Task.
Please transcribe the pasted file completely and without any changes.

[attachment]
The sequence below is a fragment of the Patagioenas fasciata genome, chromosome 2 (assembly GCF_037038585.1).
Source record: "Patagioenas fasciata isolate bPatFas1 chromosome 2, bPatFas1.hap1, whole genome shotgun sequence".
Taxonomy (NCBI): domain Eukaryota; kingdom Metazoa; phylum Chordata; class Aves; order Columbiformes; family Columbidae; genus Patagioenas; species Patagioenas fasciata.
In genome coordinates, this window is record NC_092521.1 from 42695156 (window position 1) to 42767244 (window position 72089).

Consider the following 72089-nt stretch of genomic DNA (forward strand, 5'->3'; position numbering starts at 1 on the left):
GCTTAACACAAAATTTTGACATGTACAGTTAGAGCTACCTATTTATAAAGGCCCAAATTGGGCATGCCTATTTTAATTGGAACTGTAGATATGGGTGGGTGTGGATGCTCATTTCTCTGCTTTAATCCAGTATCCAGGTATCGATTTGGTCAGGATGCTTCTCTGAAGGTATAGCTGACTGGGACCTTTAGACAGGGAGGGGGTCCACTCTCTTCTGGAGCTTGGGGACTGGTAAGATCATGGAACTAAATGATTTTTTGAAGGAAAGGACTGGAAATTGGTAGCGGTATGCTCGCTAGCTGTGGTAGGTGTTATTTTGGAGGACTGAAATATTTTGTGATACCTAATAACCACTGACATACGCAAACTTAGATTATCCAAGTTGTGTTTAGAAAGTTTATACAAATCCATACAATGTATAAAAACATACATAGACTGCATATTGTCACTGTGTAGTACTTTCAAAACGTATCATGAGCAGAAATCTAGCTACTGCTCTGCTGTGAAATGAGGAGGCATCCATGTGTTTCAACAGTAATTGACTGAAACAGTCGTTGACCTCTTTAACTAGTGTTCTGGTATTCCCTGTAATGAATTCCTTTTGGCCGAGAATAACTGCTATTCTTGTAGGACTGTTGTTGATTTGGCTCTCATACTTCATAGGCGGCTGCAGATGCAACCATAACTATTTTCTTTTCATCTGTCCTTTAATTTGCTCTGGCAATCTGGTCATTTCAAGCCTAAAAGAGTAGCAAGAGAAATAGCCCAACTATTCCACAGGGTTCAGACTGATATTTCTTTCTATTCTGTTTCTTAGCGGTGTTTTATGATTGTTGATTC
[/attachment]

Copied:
The sequence below is a fragment of the Patagioenas fasciata genome, chromosome 2 (assembly GCF_037038585.1).
Source record: "Patagioenas fasciata isolate bPatFas1 chromosome 2, bPatFas1.hap1, whole genome shotgun sequence".
Taxonomy (NCBI): domain Eukaryota; kingdom Metazoa; phylum Chordata; class Aves; order Columbiformes; family Columbidae; genus Patagioenas; species Patagioenas fasciata.
In genome coordinates, this window is record NC_092521.1 from 42695156 (window position 1) to 42767244 (window position 72089).

Consider the following 72089-nt stretch of genomic DNA (forward strand, 5'->3'; position numbering starts at 1 on the left):
GCTTAACACAAAATTTTGACATGTACAGTTAGAGCTACCTATTTATAAAGGCCCAAATTGGGCATGCCTATTTTAATTGGAACTGTAGATATGGGTGGGTGTGGATGCTCATTTCTCTGCTTTAATCCAGTATCCAGGTATCGATTTGGTCAGGATGCTTCTCTGAAGGTATAGCTGACTGGGACCTTTAGACAGGGAGGGGGTCCACTCTCTTCTGGAGCTTGGGGACTGGTAAGATCATGGAACTAAATGATTTTTTGAAGGAAAGGACTGGAAATTGGTAGCGGTATGCTCGCTAGCTGTGGTAGGTGTTATTTTGGAGGACTGAAATATTTTGTGATACCTAATAACCACTGACATACGCAAACTTAGATTATCCAAGTTGTGTTTAGAAAGTTTATACAAATCCATACAATGTATAAAAACATACATAGACTGCATATTGTCACTGTGTAGTACTTTCAAAACGTATCATGAGCAGAAATCTAGCTACTGCTCTGCTGTGAAATGAGGAGGCATCCATGTGTTTCAACAGTAATTGACTGAAACAGTCGTTGACCTCTTTAACTAGTGTTCTGGTATTCCCTGTAATGAATTCCTTTTGGCCGAGAATAACTGCTATTCTTGTAGGACTGTTGTTGATTTGGCTCTCATACTTCATAGGCGGCTGCAGATGCAACCATAACTATTTTCTTTTCATCTGTCCTTTAATTTGCTCTGGCAATCTGGTCATTTCAAGCCTAAAAGAGTAGCAAGAGAAATAGCCCAACTATTCCACAGGGTTCAGACTGATATTTCTTTCTATTCTGTTTCTTAGCGGTGTTTTATGATTGTTGATTC